Whatever, philosophy is not just a university subject or a university department. It is something that engages, or may engage you and people with whom you associate. Indeed, from very early on, it has been regarded by many in both East and West as useful for everyone and a necessity for some, a part of one's spiritual journey and a vitally important ingredient particularly for anyone inspiring for leadership or public office. Interestingly enough, from the very beginnings in the early circle of Pythagoras (about 500 BC) this included women, as also in the circle of Plato at least in theory.
The object of the course you are about to enter is to help you/us widen the conversation, to give us a whole heap of new dialogue partners so to speak, derived mostly for the Mediterranean basin and European traditions.
Philosophy, conceived as a continuous tradition of thinking, a 'conversation of human kind' expressing itself in various forms of literature, has been with us in both East and West since before 500 B.C. Indeed, it is very interesting that three of the key early people in different parts of the world were all alive at the same time: Pythagoras, c. 575 - after 500 B.C., Confucius, 551- 479 B.C. and the Buddha, 560 - c. 480 B.C.. It's as if something new was happening all over the world, as if humanity as such suddenly broke through to a new level of self-reflection. Needless to say, something like this has been going on, in both East and West, in a variety of different forms ever since.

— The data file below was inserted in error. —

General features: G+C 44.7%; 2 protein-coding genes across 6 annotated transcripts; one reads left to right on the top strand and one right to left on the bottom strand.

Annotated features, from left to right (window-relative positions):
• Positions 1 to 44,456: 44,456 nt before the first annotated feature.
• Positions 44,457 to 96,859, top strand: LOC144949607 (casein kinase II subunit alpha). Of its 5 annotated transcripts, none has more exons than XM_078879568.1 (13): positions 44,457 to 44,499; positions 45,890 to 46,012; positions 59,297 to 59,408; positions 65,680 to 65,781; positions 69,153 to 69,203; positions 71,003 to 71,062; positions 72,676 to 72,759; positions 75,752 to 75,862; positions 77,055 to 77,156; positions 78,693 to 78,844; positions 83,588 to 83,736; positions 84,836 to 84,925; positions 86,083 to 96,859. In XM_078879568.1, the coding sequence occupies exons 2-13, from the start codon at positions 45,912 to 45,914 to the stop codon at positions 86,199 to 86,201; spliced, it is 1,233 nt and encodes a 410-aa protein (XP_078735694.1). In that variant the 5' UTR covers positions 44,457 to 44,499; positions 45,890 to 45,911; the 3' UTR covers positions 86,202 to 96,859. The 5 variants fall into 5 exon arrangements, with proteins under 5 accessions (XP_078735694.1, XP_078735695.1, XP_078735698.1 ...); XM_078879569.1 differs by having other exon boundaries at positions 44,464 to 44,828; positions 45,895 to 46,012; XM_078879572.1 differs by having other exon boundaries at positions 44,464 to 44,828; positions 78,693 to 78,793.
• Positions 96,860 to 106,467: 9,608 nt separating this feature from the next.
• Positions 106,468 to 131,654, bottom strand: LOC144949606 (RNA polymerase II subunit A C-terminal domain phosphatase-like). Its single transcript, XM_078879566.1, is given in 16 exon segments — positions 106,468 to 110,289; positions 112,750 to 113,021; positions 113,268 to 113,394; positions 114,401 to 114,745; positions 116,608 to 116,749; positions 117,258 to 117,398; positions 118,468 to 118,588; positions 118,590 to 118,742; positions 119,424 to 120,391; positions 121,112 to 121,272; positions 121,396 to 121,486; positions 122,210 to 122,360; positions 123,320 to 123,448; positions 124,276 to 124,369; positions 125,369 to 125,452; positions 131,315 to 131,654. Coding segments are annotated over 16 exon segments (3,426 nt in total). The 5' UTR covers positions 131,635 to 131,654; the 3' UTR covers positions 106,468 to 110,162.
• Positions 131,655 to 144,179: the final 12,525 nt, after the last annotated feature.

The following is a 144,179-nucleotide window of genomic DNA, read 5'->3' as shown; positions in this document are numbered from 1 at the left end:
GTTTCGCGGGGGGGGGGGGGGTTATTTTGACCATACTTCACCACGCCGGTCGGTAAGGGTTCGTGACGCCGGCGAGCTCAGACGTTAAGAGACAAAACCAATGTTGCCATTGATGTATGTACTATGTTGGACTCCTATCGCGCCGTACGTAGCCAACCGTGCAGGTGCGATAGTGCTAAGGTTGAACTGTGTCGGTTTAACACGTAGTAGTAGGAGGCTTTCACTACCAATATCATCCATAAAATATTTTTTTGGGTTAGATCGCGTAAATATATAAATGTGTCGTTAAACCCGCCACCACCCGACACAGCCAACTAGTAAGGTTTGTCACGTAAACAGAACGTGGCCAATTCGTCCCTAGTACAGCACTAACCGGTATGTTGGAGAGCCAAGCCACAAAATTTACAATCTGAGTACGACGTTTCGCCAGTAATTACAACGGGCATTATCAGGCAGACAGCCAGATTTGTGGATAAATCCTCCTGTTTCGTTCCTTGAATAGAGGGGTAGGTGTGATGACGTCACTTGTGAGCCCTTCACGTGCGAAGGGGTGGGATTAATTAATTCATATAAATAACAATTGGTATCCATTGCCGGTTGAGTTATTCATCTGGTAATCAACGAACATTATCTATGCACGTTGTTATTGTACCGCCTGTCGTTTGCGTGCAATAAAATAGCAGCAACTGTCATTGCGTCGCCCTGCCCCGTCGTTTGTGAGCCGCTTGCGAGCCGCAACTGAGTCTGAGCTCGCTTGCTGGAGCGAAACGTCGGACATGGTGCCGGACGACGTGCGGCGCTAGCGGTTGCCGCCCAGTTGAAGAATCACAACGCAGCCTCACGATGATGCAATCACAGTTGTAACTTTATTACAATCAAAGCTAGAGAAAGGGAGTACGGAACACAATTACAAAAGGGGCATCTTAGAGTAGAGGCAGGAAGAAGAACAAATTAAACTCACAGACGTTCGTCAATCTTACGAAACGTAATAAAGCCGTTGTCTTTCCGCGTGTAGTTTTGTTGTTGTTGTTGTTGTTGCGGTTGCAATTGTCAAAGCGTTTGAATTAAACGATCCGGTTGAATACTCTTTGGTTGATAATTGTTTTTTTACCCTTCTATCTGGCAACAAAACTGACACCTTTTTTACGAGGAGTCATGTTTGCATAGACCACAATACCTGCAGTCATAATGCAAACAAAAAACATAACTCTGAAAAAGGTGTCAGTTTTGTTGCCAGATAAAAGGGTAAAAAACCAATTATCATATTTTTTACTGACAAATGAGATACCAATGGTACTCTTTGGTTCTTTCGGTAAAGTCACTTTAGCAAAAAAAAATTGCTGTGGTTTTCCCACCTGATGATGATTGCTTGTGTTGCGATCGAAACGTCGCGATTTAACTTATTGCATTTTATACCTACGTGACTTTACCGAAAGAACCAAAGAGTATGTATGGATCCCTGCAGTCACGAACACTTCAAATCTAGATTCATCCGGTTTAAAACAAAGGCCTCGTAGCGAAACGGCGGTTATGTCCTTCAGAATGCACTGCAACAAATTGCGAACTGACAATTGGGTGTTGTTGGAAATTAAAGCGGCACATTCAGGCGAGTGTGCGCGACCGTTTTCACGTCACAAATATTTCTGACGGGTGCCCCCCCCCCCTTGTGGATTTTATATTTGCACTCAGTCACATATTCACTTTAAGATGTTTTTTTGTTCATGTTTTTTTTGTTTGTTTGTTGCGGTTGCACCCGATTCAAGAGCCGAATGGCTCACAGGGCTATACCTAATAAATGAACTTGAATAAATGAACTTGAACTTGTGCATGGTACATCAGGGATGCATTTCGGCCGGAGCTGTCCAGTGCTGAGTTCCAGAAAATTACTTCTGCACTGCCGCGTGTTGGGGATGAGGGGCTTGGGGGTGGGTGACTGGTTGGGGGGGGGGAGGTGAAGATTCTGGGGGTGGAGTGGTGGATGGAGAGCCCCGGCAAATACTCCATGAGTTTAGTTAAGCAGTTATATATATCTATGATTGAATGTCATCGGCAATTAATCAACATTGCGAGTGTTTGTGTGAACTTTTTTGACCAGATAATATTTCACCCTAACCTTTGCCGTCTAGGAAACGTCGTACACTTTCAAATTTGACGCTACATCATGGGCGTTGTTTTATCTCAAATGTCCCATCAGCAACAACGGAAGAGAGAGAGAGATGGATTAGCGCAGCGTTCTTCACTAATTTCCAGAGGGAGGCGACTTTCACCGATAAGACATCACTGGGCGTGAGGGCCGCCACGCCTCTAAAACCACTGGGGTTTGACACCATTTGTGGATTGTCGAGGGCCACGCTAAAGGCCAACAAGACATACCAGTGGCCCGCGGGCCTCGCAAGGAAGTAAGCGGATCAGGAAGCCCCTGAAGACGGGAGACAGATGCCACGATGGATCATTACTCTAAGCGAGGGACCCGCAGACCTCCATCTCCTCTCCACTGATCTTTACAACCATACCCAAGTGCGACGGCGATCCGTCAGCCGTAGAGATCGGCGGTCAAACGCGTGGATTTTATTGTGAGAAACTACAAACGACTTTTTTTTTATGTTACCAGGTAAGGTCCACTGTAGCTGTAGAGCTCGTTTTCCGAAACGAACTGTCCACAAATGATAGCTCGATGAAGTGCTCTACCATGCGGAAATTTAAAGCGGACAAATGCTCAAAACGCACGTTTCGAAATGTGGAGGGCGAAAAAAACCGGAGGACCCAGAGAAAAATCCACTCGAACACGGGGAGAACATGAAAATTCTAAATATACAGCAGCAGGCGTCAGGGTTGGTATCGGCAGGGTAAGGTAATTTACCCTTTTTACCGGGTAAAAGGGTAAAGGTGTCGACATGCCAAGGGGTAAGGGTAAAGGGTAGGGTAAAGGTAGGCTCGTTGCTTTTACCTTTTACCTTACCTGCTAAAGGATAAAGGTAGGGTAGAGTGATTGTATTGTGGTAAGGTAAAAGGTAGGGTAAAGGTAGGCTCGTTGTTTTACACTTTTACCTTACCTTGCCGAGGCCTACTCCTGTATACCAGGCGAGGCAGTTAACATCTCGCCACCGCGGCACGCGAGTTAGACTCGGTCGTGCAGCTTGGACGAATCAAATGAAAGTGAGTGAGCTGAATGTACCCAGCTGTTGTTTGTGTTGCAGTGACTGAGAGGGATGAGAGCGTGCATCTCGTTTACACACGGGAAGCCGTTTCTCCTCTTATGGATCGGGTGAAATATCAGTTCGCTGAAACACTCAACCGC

Our word 'philosophy' comes from two Greek words, philia, meaning 'love' as in Philadelphia, the city of brotherly love; and sophia, meaning 'wisdom', in something like the sense of, life enhancing knowledge. So a philosopher is someone who is in love with wisdom, and strives after it with the powers at his or her disposal. The word seems to have been first coined by the Pythagoreans.